Protein is a seriously important nutrient for recovery, providing the body with key elements to repair, regenerate and remodel the muscle after exercise. Each time you exercise, there is some degree of muscle damage, the more intense and prolonged the session, the more damage and therefore the increased need for protein.
Endurance athletes often neglect their protein intake as traditionally it was incorrectly associated with increasing muscle bulk and size. Eating protein cannot increase muscle size unless the muscle is stimulated through an appropriate resistance training plan, protein simply compliments your training programAn endurance athlete needs protein to support muscle repair and to some extent growth after each session which is essential to provide your legs with the power to perform.
Endurance training primarily drives the growth of mitochondrial proteins in the muscle. The mitochondria are the power plants of the muscle where carbohydrate and fat are broken down to provide fuel to the contracting muscle. Protein is needed to facilitate their increasing size and volume with increased training allowing you to use fuel more efficiently increasing performance economy.
Eating the right amount of protein per day for your body weight and training will enhance these training adaptations and ultimately your performance.
Protein is made up from amino acids which are the building blocks of muscle and other structures within the body. As protein is not stored in the body, it needs a continuous supply of protein through food to support repair and recovery.
Research recommends an intake of between 1.4-1.6g of protein per kg body weight per day for the endurance athlete, so if you are 75 kg (75 x 1.6), this is 120g/d. To support muscle repair and growth, I advise spreading out your protein intake evenly throughout the day, ingesting roughly 0.4g of protein per meal, which would be 30g (75 x 0.4) per meal.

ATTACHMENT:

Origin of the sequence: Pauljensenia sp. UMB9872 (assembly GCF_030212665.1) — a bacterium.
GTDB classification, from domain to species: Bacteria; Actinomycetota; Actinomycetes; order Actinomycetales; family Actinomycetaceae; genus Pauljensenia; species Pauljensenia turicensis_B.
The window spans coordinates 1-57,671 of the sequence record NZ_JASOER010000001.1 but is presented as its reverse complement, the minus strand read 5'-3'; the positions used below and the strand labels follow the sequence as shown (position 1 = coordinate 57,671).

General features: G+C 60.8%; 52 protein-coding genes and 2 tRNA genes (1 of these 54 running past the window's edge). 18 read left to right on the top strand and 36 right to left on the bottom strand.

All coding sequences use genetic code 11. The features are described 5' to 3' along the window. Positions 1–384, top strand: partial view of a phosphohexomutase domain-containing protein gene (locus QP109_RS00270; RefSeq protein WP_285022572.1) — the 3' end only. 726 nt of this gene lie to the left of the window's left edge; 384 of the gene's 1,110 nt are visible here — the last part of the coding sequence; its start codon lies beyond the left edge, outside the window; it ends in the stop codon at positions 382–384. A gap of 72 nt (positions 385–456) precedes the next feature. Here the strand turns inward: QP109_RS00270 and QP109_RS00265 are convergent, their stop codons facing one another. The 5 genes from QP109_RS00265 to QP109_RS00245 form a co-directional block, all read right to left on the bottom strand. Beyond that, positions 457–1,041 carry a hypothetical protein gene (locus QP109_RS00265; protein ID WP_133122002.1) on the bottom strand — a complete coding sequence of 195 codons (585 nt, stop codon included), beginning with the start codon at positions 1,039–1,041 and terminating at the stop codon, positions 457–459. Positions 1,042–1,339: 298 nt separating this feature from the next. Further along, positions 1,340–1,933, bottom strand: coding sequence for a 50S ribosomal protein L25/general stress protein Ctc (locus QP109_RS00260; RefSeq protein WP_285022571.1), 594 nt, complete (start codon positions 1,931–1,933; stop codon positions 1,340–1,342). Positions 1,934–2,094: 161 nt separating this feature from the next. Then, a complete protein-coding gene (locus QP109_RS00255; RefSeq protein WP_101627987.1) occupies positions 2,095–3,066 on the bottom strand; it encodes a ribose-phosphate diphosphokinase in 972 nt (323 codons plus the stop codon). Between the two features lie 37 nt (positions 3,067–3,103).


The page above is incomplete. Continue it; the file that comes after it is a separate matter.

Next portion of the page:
This is easy to achieve at dinner but may need some planning for breakfast, lunch and snacking. Try this tasty protein packed salad for lunch to increase your protein intake this week. Although, I recommend trying to get all your protein from food first, in some instances this is not always possible and supplementing with whey protein can be a convenient solution to increase protein intake in meals and throughout the day without compromising quality.
Whey protein can be easily added to porridge, smoothies and yogurts to increase the protein content of meals and snacks. Whey protein is also an ideal option for the fast delivery of amino acids to the muscle after an intense training session.
Although there has been some controversy in the scientific community around whether the ingestion of protein after exercise is warranted for recovery, there is no doubt amongst practicing sports nutritionists that this is a great opportunity to maximise muscle recovery to enhance training adaptations.
Protein should be a vital part of your recovery. Its role in repair and regeneration will allow the body to adapt appropriately to your training session so you are able to train more intensely for your next session. The more intensely you can train and recover, the further you can push the body to ultimately drive performance improvements.